Travis CI vs Jenkins: Which CI/CD Tool Is Right For You?

Travis CI and Jenkins are both popular CI/CD tools and were launched in the same year i.e. 2011. As of July 2020, Jenkins has been the more obvious choice as CI/CD tool with 15.9k stars & 6.3k forks, in comparison to TravisCI which has 8k stars & 756 forks. However, these numbers alone don’t imply which CI/CD tool is more suitable for your upcoming or existing project. Jenkins is an open-source & Travis CI is free for open source projects.

As a DevOps professional, you need to evaluate these tools based on your budget, project requirements, and other data points. This is why we take a deep dive into Travis CI vs Jenkins comparison to help you decide the right CI/CD tool for your project requirements.

If you are new to DevOps and are just learning the basics then we recommend you read our detailed article on “What Is Continuous Integration And Continuous Delivery?”. Without further ado, let’s get started.

TABLE OF CONTENT

  • Introduction to Jenkins
  • Introduction to Travis CI
  • Setup and Installation
  • Ease of Use
  • Parallel Execution
  • Apps and Plugin Ecosystem
  • Third-party (and cloud) Integrations
  • Features and Capabilities
  • Community Support
  • Extensibility and Customization
  • Hosting (On-Premise or Cloud)
  • Release Cycle
  • Open Source vs Commercial
  • Travis CI vs Jenkins Comparison Snapshot
  • Travis CI vs Jenkins: Which CI/CD tool should you choose?

What is Jenkins?

Jenkins is a popular open-source CI/CD tool that is in usage for a long time. The tool is written entirely in Java. Jenkins has a powerful set of features that can be used to build, test, and integrate changes in a project.

#automation #ci/cd #jenkins

What is GEEK

Buddha Community

Travis CI vs Jenkins: Which CI/CD Tool Is Right For You?
Alycia  Klein

Alycia Klein

1598619600

Travis CI vs Jenkins: Which CI/CD Tool Is Right For You?

As a DevOps professional, you need to evaluate these tools based on your budget, project requirements, and other data points. This is why we take a deep dive into  Travis CI vs Jenkinscomparison to help you decide the right CI/CD tool for your project requirements.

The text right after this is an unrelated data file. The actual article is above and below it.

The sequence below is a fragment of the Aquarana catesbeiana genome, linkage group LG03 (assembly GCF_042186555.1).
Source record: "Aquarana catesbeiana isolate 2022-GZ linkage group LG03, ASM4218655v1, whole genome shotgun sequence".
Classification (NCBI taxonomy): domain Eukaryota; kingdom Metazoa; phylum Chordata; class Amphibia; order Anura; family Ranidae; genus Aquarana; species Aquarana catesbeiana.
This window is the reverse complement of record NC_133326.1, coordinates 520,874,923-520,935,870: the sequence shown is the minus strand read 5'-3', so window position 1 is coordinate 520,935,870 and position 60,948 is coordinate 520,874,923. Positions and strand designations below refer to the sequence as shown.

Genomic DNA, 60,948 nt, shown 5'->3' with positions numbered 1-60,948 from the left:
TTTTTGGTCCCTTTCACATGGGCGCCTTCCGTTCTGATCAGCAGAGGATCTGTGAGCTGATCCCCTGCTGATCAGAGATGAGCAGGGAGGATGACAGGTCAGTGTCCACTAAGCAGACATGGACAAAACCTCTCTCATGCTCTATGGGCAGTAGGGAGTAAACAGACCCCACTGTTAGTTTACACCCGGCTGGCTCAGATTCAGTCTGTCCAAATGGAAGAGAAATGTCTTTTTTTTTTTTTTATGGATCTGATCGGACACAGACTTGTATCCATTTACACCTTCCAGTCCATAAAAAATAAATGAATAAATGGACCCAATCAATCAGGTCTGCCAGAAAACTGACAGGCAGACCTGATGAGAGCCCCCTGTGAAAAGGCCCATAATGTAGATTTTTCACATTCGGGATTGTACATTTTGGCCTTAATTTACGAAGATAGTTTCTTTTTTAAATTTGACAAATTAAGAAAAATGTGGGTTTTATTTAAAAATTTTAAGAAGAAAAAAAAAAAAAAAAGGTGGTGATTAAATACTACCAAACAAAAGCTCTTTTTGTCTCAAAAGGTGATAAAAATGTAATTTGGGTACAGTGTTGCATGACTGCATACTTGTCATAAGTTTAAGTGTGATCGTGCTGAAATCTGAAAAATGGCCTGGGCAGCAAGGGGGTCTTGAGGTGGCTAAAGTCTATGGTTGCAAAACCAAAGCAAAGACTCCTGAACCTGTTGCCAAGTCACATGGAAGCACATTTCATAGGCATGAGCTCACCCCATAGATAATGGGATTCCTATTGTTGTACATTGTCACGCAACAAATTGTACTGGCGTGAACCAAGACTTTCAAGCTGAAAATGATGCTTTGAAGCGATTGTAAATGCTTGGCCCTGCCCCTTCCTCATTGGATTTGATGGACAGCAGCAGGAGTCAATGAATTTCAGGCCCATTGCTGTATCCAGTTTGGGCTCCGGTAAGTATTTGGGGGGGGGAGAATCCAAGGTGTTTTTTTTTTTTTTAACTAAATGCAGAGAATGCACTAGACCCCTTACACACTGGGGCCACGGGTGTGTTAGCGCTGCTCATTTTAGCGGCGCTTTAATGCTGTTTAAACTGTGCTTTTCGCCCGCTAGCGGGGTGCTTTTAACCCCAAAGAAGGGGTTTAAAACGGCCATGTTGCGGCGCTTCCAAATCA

If you are new to DevOps and are just learning the basics then I recommend you to read this detailed article on  Continuous Integration And Continuous Delivery. Without further ado, let’s get started.

What Is Jenkins?

Jenkins is a popular open-source CI/CD tool that is in usage for a long time. The tool is written entirely in Java. Jenkins has a powerful set of features that can be used to build, test, and integrate changes in a project.

jenkins

It is the go-to choice for startups as it is free to use, supports a wide range of plugins, and is backed by a vibrant community. Developers get the chance to set up a CI/CD environment in Jenkins. Jenkins is available for a wide range of platforms – Windows, macOS, and various flavors of Unix (i.e. Ubuntu, OpenSUSE, and more).

Another major of Jenkins is its extensibility with plugins. Like other open-source projects, Jenkins maintains two release lines – weekly and LTS (Long Term Support). At the time of this article, the latest version of Jenkins (LTS) was 2.235.1.

Salient features of Jenkins

  • Open source and free for use.
  • Extensive plugin ecosystem.
  • Vibrant community.
  • Supports parallel execution.
  • Ease to set up.
  • Offers REST API.
  • Can be configured using Jenkinsfile.

#devops #continous delivery #jenkins ci #ci cd #travis ci #continous deployment #jenkins architecture

Matt  Towne

Matt Towne

1589791867

Serverless CI/CD on the AWS Cloud

CI/CD pipelines have long played a major role in speeding up the development and deployment of cloud-native apps. Cloud services like AWS lend themselves to more agile deployment through the services they offer as well as approaches such as Infrastructure as Code. There is no shortage of tools to help you manage your CI/CD pipeline as well.